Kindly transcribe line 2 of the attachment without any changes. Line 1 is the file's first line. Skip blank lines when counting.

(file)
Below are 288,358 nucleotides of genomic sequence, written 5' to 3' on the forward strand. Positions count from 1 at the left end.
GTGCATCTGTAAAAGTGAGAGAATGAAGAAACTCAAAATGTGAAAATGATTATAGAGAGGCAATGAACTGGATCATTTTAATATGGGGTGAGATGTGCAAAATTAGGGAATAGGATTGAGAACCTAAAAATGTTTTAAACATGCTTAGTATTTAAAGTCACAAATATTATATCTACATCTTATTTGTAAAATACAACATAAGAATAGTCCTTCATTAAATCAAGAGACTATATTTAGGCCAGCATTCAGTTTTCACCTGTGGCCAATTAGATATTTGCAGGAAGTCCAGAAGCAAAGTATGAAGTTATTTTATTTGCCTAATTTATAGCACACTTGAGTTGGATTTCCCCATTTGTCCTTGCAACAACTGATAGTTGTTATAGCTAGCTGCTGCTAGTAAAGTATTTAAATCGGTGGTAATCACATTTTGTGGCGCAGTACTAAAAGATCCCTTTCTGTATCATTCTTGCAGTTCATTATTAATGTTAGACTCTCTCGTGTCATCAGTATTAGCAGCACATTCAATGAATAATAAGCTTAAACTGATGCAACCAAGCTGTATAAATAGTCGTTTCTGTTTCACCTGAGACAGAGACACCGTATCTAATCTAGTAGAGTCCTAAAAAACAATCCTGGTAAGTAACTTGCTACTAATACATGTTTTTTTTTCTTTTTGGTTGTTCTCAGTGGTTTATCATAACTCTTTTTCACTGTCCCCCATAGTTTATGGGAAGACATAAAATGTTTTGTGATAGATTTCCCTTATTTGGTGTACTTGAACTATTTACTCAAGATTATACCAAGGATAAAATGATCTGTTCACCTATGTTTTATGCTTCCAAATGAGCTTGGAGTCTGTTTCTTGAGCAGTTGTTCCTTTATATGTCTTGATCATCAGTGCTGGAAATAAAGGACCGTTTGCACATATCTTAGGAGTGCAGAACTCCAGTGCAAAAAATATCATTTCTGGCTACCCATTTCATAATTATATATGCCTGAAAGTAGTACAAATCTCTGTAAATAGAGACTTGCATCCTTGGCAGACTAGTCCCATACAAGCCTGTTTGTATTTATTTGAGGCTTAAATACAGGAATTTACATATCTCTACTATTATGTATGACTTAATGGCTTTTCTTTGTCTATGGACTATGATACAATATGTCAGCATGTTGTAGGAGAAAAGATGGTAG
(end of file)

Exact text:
GTGCATCTGTAAAAGTGAGAGAATGAAGAAACTCAAAATGTGAAAATGATTATAGAGAGGCAATGAACTGGATCATTTTAATATGGGGTGAGATGTGCAAAATTAGGGAATAGGATTGAGAACCTAAAAATGTTTTAAACATGCTTAGTATTTAAAGTCACAAATATTATATCTACATCTTATTTGTAAAATACAACATAAGAATAGTCCTTCATTAAATCAAGAGACTATATTTAGGCCAGCATTCAGTTTTCACCTGTGGCCAATTAGATATTTGCAGGAAGTCCAGAAGCAAAGTATGAAGTTATTTTATTTGCCTAATTTATAGCACACTTGAGTTGGATTTCCCCATTTGTCCTTGCAACAACTGATAGTTGTTATAGCTAGCTGCTGCTAGTAAAGTATTTAAATCGGTGGTAATCACATTTTGTGGCGCAGTACTAAAAGATCCCTTTCTGTATCATTCTTGCAGTTCATTATTAATGTTAGACTCTCTCGTGTCATCAGTATTAGCAGCACATTCAATGAATAATAAGCTTAAACTGATGCAACCAAGCTGTATAAATAGTCGTTTCTGTTTCACCTGAGACAGAGACACCGTATCTAATCTAGTAGAGTCCTAAAAAACAATCCTGGTAAGTAACTTGCTACTAATACATGTTTTTTTTTCTTTTTGGTTGTTCTCAGTGGTTTATCATAACTCTTTTTCACTGTCCCCCATAGTTTATGGGAAGACATAAAATGTTTTGTGATAGATTTCCCTTATTTGGTGTACTTGAACTATTTACTCAAGATTATACCAAGGATAAAATGATCTGTTCACCTATGTTTTATGCTTCCAAATGAGCTTGGAGTCTGTTTCTTGAGCAGTTGTTCCTTTATATGTCTTGATCATCAGTGCTGGAAATAAAGGACCGTTTGCACATATCTTAGGAGTGCAGAACTCCAGTGCAAAAAATATCATTTCTGGCTACCCATTTCATAATTATATATGCCTGAAAGTAGTACAAATCTCTGTAAATAGAGACTTGCATCCTTGGCAGACTAGTCCCATACAAGCCTGTTTGTATTTATTTGAGGCTTAAATACAGGAATTTACATATCTCTACTATTATGTATGACTTAATGGCTTTTCTTTGTCTATGGACTATGATACAATATGTCAGCATGTTGTAGGAGAAAAGATGGTAG